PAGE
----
I looked up and she pointed, made a kinda zombie impersonation and so my friend locked the lambs up in their pen and we got in and upstairs, well, up the rope ladder. Through the binoculars we could see them, they were quite a way off, but they'd easily reach us within the next twenty minutes. So we decided to go inside. We pulled the curtains on that side of the house, and we watched, and watched and watched. Man, they were some slow mo-fo's!
I didn't know if they had any intelligence, any understanding, any ability to plot, to scheme, but it was like they knew we were there. So they reached us, and started clawing at the fence. My friend whispered "should have brought the animals inside, they can hear them". The animals were freaking, the lambs, chickens, the goat, they were right up against the bach, but they were damn quiet, they didn't sqwark or baa or anything, just pushed themselves up against it.
At first there were only like, I dunno, thirty, we used bricks climbed up a ladder and just threw the bricks down at their heads. Problem was, we knew we didn't have enough bricks. The aide came up with a neat idea. Sharpen plank of wood and just slam it down into the tops of their heads, it seemed to work, but it was tiring. Almost slipped a few times. Took us about three hours to kill them all. Of course, the next day there were more of them. And they kept coming. Day after day after day. I guess once they were finished in the cities they wandered out and went after the livestock, the possums, the rabbits, Lord knows there were plenty. That's when we clued into the next problem, when we killed them, they'd fall, and the ones behind it would clamber over its corpse, getting a bit more height. We stopped killing them then, not without figuring a way to stop their bodies building into some kind of squishy undead ramp.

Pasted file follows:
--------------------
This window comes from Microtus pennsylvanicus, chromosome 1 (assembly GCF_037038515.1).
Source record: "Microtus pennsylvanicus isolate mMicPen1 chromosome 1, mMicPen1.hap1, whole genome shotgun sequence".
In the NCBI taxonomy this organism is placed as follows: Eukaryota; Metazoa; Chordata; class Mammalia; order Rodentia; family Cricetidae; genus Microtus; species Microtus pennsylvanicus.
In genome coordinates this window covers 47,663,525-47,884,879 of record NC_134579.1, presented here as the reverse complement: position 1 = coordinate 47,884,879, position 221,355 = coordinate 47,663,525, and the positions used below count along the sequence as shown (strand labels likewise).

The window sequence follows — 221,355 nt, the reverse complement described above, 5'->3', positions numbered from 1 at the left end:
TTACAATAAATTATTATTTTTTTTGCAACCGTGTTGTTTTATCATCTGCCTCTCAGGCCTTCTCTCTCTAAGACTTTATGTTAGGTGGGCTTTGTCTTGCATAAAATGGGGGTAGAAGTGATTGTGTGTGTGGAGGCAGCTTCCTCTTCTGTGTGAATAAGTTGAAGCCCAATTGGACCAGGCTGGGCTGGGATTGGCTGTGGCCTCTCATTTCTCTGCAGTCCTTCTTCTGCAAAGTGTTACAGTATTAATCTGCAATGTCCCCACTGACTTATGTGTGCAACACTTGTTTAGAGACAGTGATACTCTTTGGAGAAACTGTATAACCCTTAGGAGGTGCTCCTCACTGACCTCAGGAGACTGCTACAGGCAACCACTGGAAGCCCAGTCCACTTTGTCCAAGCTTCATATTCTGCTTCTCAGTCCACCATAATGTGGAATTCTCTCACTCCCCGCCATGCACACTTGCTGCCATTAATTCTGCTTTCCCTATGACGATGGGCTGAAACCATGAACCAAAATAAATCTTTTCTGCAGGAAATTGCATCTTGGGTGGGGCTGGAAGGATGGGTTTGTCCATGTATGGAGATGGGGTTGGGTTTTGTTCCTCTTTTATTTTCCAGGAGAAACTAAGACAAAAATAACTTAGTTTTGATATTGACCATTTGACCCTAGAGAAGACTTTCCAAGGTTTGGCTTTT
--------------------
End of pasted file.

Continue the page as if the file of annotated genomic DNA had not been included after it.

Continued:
So the zacks just kept coming and coming and coming, day after day after day. They got more numerous. At first, it was smaller groups, like thirty, forty, then it was a hundred, then thousands. Soon you couldn't see the trunks of the trees, only the zombies in front of them. That's when I started to see what the moaning could do. It started making the aide a little, well, unsettled. She'd wander up and down along the fence. Scrapping a stick along the wood. Banging it occasionally, riling them all up. Then she'd start moaning, like them, scratching against the fence, and then she'd walk back inside and sit down, then go back outside again. Do this over and over again.